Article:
After months of planning, a charity event sponsored by the Class of 2005 was canceled on Tuesday. The event, which would have raised thousands of dollars for the Ithaca Youth Hockey Association and the Tompkins Girls Hockey Association, was scheduled for this weekend’s hockey games.
“It didn’t shock me, I guess,” said Mary Granger ’79, vice president of the TGHA. “We can handle this.”
The fundraiser, scheduled to take place during the intermissions of the Brown and Harvard hockey games, was canceled in part due to the lack of advance notice given to men’s hockey head coach Mike Schafer ’86.
“I never heard about it until Tuesday that they were planning such a thing and anything that surrounds the game, I think it would be quite obvious that the coach and the team [should be notified],” he said.
“I can see Coach Schafer’s point of view,” Granger said.
The Class of 2005 organizers are disappointed that the event was canceled at the last minute.
“This is far too late in the game and is unacceptable to the members of the Class Council who worked so hard for a good cause,” said class president Jason Jendrewski ’05.
Besides the Class of 2005, several other organizations have planned to run programs at tomorrow’s game. These charities include the Cops, Kids and Toys program and the Family Reading Partnership. Both are asking fans to bring toys and books to tomorrow’s hockey game.
“It’s already a very busy, stimulating event from a fundraising point of view,” Granger said.
Schafer’s concerns stemmed from the potential for bench minor penalties to be invoked against the Red if the on-ice festivities caused any delay in the resumption of play following an intermission.
“We’ve been warned that if there’s any delay of the game because of any events, promotions, fish on the ice, things like that, they’re going to penalize us,” said Gene Nighman ’81, director of athletic tickets and events.
“I know that there is concern for good reason on the part of the athletic department about a delay and penalty,” said Susan H. Murphy ’73, vice president for student and academic services.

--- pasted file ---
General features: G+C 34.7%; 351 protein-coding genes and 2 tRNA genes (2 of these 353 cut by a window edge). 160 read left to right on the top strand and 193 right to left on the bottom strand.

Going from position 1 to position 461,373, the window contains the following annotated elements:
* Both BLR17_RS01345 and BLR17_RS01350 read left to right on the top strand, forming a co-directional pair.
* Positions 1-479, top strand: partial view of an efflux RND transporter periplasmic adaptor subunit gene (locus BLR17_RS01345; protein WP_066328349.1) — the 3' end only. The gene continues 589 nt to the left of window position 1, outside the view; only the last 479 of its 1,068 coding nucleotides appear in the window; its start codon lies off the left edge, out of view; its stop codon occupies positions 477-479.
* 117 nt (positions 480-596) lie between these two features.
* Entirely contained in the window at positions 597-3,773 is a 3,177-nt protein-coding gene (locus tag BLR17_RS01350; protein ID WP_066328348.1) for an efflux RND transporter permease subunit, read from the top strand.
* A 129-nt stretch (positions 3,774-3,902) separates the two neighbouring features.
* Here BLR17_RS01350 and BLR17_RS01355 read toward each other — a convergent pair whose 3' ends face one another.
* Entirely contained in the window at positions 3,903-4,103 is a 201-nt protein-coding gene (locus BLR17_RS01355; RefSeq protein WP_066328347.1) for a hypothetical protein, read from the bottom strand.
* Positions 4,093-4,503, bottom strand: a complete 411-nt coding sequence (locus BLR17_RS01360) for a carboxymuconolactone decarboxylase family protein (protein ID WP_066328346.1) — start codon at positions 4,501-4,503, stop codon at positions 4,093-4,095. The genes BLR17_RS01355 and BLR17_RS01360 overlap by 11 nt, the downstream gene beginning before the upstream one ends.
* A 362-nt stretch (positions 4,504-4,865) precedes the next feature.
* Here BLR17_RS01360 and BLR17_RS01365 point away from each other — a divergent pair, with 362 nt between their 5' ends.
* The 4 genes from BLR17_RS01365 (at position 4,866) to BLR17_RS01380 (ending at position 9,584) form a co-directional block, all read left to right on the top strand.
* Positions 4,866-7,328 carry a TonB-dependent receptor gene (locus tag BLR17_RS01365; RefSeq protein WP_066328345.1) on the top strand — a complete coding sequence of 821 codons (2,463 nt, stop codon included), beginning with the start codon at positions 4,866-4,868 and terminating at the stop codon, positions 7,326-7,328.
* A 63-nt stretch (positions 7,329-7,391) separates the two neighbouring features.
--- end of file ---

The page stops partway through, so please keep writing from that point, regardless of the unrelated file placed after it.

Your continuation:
Rules regarding game management recently adopted by the ECAC state that if a 15-minute intermission is prolonged as a result of an on-ice promotional event, the home team will be penalized by a two-minute bench minor.
“This weekend of all weekends of the year, if something goes wrong, with a charged crowd and stuff going on the ice, any discipline or whatever issues we have to address, we have a very narrow window,” said Associate Athletic Director Anita Brenner ’87, administrator for the men’s hockey team.
“We have a very narrow window during intermission to take care of business,” Brenner added. “The Zamboni takes eight minutes, the drying of the wet Zamboni trail takes three minutes and the officials take the ice two minutes before the end of intermission. So that leaves us a two-minute cushion.”
The event is likely to be rescheduled for next semester.
“We’ll do it,” Schafer said. “If they would have just given me the heads-up a long time ago, it could have been done this weekend.”
Frank Araneo, associate athletic director for business and finance, and other athletic officials, agreed. They have held frequent meetings since at least Oct. 21 with class officials to plan the charity event.
“Whatever the Class Council needs, be it money or manpower, to do the event in January, the department will provide,” Araneo said. “Whatever we have to do to make this right we will do.”
Granger said that there may be benefits to holding the event in 2004.
“We can get a bigger crowd out in January,” she said, adding that the Tompkins Girls Hockey Association can use the extra time to sell more raffle tickets and raise even more money.